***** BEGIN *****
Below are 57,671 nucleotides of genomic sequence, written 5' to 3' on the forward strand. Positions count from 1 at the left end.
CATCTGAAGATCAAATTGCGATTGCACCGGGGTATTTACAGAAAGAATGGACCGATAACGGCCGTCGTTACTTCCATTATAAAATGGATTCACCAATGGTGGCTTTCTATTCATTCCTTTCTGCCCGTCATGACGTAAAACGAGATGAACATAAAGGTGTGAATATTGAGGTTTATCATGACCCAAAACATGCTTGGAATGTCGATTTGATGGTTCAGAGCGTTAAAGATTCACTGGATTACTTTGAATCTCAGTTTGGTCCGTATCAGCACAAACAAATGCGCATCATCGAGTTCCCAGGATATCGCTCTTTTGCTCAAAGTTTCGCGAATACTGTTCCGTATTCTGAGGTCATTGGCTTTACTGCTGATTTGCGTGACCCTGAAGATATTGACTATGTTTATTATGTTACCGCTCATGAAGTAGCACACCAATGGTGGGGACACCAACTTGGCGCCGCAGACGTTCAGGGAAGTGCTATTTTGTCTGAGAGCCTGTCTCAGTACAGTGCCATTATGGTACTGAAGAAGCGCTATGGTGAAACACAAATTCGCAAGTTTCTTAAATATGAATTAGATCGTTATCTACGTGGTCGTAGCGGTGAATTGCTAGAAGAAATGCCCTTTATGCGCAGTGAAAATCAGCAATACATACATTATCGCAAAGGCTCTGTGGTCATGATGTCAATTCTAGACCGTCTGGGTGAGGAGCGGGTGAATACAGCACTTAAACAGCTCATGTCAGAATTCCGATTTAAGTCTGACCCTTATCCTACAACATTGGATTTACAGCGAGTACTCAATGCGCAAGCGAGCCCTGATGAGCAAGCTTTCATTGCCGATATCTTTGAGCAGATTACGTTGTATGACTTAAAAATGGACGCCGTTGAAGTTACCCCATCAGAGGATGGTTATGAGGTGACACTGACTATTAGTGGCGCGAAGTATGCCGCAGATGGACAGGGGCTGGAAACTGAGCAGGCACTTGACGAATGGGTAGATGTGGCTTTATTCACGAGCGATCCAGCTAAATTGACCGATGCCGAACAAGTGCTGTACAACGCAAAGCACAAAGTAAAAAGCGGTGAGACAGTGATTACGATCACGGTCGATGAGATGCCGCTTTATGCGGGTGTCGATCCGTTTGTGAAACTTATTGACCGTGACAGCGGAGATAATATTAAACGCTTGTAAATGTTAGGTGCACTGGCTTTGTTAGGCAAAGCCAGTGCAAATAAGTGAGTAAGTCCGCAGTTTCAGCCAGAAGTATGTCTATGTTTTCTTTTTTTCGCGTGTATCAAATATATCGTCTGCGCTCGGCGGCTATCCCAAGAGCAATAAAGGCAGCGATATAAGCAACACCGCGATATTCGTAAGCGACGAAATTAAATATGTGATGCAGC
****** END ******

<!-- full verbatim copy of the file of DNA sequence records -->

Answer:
Below are 57,671 nucleotides of genomic sequence, written 5' to 3' on the forward strand. Positions count from 1 at the left end.
CATCTGAAGATCAAATTGCGATTGCACCGGGGTATTTACAGAAAGAATGGACCGATAACGGCCGTCGTTACTTCCATTATAAAATGGATTCACCAATGGTGGCTTTCTATTCATTCCTTTCTGCCCGTCATGACGTAAAACGAGATGAACATAAAGGTGTGAATATTGAGGTTTATCATGACCCAAAACATGCTTGGAATGTCGATTTGATGGTTCAGAGCGTTAAAGATTCACTGGATTACTTTGAATCTCAGTTTGGTCCGTATCAGCACAAACAAATGCGCATCATCGAGTTCCCAGGATATCGCTCTTTTGCTCAAAGTTTCGCGAATACTGTTCCGTATTCTGAGGTCATTGGCTTTACTGCTGATTTGCGTGACCCTGAAGATATTGACTATGTTTATTATGTTACCGCTCATGAAGTAGCACACCAATGGTGGGGACACCAACTTGGCGCCGCAGACGTTCAGGGAAGTGCTATTTTGTCTGAGAGCCTGTCTCAGTACAGTGCCATTATGGTACTGAAGAAGCGCTATGGTGAAACACAAATTCGCAAGTTTCTTAAATATGAATTAGATCGTTATCTACGTGGTCGTAGCGGTGAATTGCTAGAAGAAATGCCCTTTATGCGCAGTGAAAATCAGCAATACATACATTATCGCAAAGGCTCTGTGGTCATGATGTCAATTCTAGACCGTCTGGGTGAGGAGCGGGTGAATACAGCACTTAAACAGCTCATGTCAGAATTCCGATTTAAGTCTGACCCTTATCCTACAACATTGGATTTACAGCGAGTACTCAATGCGCAAGCGAGCCCTGATGAGCAAGCTTTCATTGCCGATATCTTTGAGCAGATTACGTTGTATGACTTAAAAATGGACGCCGTTGAAGTTACCCCATCAGAGGATGGTTATGAGGTGACACTGACTATTAGTGGCGCGAAGTATGCCGCAGATGGACAGGGGCTGGAAACTGAGCAGGCACTTGACGAATGGGTAGATGTGGCTTTATTCACGAGCGATCCAGCTAAATTGACCGATGCCGAACAAGTGCTGTACAACGCAAAGCACAAAGTAAAAAGCGGTGAGACAGTGATTACGATCACGGTCGATGAGATGCCGCTTTATGCGGGTGTCGATCCGTTTGTGAAACTTATTGACCGTGACAGCGGAGATAATATTAAACGCTTGTAAATGTTAGGTGCACTGGCTTTGTTAGGCAAAGCCAGTGCAAATAAGTGAGTAAGTCCGCAGTTTCAGCCAGAAGTATGTCTATGTTTTCTTTTTTTCGCGTGTATCAAATATATCGTCTGCGCTCGGCGGCTATCCCAAGAGCAATAAAGGCAGCGATATAAGCAACACCGCGATATTCGTAAGCGACGAAATTAAATATGTGATGCAGC